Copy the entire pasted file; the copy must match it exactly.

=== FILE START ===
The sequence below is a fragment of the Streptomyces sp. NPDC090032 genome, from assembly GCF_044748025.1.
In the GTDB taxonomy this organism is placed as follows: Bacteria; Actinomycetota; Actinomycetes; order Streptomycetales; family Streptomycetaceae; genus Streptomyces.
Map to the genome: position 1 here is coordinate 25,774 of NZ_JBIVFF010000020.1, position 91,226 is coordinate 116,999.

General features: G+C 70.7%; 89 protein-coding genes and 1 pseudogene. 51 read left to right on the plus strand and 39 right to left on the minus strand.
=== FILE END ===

The sequence below is a fragment of the Streptomyces sp. NPDC090032 genome, from assembly GCF_044748025.1.
In the GTDB taxonomy this organism is placed as follows: Bacteria; Actinomycetota; Actinomycetes; order Streptomycetales; family Streptomycetaceae; genus Streptomyces.
Map to the genome: position 1 here is coordinate 25,774 of NZ_JBIVFF010000020.1, position 91,226 is coordinate 116,999.

General features: G+C 70.7%; 89 protein-coding genes and 1 pseudogene. 51 read left to right on the plus strand and 39 right to left on the minus strand.